AI for text generation

input: “today was a good day”

output: today was a good day at the gym. We’ve got some of the best.

“It feels great. That’s the way I played.”

This was his one-on-one meeting this spring with the Dallas Mavericks. With six months left on the floor against the Toronto Raptors, he was not needed.

But he impressed.

“Me pushing me,” Malone recalled. “My big brother told me, ‘I’d love to go to another team and I need to go to them, but I don’t know if you can’t go out there and be as effective as him.’

“The first time we met, it was just, ‘Come over there and start pushing your way.’ Then we played a game together. Then it was all smiles. It was great.”

The Mavericks found way for the rookie tough guy.

“He was funny,” Malone said. “He had the quickness to break his back, run fast, get faster. And he got out into the attack, out into the paint, as fast as he could to get on the break.”

“He has a way of teaching you how to hit shots efficiently and I think that’s what the difference is is that he’s got a smart mind, able to do what he wants to do” if called upon or if there was no need to.

On this night at Dallas, Malone could watch game action and see how the Mavericks got to that first quarter, but as the first quarter began, he wasn’t ready for the second half.

“It was about a 3 but after that it was me,” Malone recalled. “That’s when the guys are going to be in and I was watching all of them.”

“He was all right,” Mavericks coach Dirk Nowitzki said. “He had the long jab, the big man, the knock down, the smarts and all that. I’m glad he didn’t give me the jab.”

A few minutes later, Malone was back on the floor as Dallas had lost 5–10 following a four-game losing streak in which he lost every time he stepped on the floor. The two leaders of the Dallas shooting exhibition team looked comfortable on the boards and it was his first time as the Mavericks’ starting shooting guard.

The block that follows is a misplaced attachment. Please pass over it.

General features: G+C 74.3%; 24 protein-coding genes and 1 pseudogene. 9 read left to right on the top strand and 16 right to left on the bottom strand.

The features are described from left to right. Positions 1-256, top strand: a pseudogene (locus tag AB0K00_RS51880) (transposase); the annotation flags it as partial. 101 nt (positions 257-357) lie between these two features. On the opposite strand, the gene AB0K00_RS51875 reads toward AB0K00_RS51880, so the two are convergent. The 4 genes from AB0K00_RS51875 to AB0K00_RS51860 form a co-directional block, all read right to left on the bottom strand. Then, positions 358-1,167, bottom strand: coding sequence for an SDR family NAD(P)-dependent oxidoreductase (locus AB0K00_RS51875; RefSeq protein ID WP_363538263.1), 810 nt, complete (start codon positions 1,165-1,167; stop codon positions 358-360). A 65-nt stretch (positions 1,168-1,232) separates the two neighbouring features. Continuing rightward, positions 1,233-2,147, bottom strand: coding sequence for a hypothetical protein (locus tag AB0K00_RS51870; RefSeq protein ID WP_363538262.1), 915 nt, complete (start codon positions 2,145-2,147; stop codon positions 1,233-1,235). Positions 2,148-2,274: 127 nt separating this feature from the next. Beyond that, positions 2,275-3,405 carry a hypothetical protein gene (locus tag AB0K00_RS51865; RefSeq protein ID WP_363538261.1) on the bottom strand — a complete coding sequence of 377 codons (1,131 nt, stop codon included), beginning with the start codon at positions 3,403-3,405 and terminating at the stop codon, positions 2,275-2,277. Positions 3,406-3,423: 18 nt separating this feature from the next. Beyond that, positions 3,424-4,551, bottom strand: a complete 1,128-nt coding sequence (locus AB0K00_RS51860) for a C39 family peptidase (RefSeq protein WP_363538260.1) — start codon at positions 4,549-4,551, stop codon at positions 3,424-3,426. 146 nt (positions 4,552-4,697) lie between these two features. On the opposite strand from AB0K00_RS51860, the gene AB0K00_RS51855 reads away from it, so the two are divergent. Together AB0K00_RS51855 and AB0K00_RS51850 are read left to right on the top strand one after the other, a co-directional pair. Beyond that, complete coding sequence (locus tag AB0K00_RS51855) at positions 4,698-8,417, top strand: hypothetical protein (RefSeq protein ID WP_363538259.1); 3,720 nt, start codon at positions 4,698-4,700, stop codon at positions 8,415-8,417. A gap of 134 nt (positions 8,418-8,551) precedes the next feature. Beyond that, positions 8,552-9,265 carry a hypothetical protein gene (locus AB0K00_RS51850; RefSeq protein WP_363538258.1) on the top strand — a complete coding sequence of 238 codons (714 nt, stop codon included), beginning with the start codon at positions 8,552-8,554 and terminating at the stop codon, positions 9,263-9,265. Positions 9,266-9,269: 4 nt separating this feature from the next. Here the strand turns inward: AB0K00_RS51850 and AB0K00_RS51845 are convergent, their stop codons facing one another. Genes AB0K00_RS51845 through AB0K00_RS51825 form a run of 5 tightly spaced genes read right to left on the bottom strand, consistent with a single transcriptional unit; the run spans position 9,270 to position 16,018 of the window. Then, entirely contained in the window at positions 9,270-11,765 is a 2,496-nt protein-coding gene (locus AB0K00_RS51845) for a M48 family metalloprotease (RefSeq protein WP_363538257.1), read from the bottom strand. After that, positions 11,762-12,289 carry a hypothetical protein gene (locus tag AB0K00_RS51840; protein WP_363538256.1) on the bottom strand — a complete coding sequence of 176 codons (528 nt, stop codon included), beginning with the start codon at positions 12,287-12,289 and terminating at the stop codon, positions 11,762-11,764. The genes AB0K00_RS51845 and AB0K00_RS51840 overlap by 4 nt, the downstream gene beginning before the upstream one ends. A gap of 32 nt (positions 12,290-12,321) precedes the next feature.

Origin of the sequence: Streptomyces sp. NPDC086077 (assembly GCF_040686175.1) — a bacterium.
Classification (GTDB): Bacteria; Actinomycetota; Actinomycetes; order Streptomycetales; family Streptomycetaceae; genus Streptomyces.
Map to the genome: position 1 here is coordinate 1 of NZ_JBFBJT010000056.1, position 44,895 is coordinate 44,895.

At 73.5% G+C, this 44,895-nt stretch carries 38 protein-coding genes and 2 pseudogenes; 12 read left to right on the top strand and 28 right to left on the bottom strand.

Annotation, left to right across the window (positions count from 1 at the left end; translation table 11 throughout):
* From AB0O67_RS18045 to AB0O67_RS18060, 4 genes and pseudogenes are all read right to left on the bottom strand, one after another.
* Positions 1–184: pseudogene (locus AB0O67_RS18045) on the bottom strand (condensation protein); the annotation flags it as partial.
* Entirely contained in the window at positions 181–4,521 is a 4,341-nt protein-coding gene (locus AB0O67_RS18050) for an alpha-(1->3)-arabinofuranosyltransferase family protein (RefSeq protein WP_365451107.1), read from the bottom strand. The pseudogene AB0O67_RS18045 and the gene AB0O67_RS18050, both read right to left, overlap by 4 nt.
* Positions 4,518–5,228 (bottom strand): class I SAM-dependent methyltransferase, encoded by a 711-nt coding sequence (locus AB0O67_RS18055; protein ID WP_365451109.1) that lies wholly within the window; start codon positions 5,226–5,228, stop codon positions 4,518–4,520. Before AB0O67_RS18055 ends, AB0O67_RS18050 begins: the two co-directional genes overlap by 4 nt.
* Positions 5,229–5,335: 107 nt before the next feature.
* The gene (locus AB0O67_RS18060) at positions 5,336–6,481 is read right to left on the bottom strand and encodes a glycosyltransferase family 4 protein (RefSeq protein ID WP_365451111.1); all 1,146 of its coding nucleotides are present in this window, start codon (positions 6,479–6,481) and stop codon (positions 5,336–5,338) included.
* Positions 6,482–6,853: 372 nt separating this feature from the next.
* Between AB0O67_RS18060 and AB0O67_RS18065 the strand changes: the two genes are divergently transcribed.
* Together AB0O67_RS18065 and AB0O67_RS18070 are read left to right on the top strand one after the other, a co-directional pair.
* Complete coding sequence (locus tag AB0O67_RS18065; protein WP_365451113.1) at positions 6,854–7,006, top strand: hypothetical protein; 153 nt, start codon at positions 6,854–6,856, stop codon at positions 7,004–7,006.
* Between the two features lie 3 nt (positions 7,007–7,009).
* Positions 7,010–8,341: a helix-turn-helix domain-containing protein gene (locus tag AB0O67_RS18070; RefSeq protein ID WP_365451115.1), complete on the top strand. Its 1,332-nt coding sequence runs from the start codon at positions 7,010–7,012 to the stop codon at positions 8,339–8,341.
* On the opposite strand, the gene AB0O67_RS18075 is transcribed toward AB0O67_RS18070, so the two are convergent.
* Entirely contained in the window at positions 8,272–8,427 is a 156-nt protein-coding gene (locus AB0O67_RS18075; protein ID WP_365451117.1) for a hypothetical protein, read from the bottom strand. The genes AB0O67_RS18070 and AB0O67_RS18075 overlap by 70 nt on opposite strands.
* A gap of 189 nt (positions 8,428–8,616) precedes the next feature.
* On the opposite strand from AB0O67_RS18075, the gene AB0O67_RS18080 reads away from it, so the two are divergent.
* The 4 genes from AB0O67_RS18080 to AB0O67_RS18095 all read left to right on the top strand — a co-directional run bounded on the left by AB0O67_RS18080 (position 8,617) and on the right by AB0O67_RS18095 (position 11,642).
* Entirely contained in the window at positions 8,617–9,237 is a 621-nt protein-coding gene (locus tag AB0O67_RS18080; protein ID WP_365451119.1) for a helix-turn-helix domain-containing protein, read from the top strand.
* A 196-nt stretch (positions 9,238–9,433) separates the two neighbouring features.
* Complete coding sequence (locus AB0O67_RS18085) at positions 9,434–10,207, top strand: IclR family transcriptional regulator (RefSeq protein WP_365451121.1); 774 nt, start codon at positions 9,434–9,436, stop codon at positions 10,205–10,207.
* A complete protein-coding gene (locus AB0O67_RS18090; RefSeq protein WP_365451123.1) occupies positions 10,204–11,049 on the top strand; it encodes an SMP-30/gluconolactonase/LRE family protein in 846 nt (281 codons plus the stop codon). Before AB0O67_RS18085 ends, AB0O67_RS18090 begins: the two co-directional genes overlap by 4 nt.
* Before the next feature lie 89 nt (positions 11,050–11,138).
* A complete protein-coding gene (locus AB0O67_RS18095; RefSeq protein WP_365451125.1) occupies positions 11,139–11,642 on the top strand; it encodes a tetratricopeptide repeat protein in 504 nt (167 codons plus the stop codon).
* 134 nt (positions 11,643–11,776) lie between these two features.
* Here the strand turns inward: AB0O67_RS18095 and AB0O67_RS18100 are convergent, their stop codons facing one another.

“That’s what he had in mind,” Nowitzki said. “Somebody’s more comfortable, some people who didn’t have the ball, the way he knew the game from the point guard spot.”

When Malone returned, Dallas’ captain, J.J. Hickson, scored three points in what was a win for the Mavericks. It was a familiar situation to Malone because Malone was the youngest player in NBA rookie history to make the NBA debut for either a four-year team or a rookie team in each of the past two seasons.

The Mavericks entered Dallas on the final day of training camp last season, but they were swept away by a shaky New York team.

“We knew we had the chance of winning and we just had to show them,” said Nowitzki. “We knew we still had some talent there and we had a lot of stuff going for us. I was happy for just one year for me and J.J.’s team.

“The Mavericks don’t get any more confidence, the way they’re going to have confidence, the way they’re going to win, things like that. Then when J.J. sees what’s going on and he wants to show a team we can win, he makes them feel good.”

It was then that Malone was a big part of why Dallas has kept J.J. on the bench for so long. That was why he decided to join the Mavericks’ bench this season, knowing that when J.J. was playing, Dallas had the first available starting center in the league.

He’s only 18 years old, and even though he played as a rookie last year, his team has become the best in college basketball.

The Mavericks’ two-time All-Star and the first member of the NBA Basketball Hall of Fame to start the season, Malone has a long history of developing young players — some older than in today’s NBA and plenty of them — and having such players become more successful than in past seasons can lead to growing pains that even the best of a player could not comprehend.

“The thing I found for myself is that if you are going to play as a rookie, you really are going to need to build you up,” Malone said. “That’s why I have a mentor for three years and it’s been good for him.”

“I think that was a great move to take a step forward and see where he can be a successful young player. I think he could be that player now,” Nowitzki said. “I think that’s a great thing for all of us.”<|endoftext|>In the wake of his controversial decision not to pursue a lawsuit against the NFL

Written by

Welcome to my Data Science blog. Please visit my career portfolio at 🚀🌎

Get the Medium app

A button that says 'Download on the App Store', and if clicked it will lead you to the iOS App store
A button that says 'Get it on, Google Play', and if clicked it will lead you to the Google Play store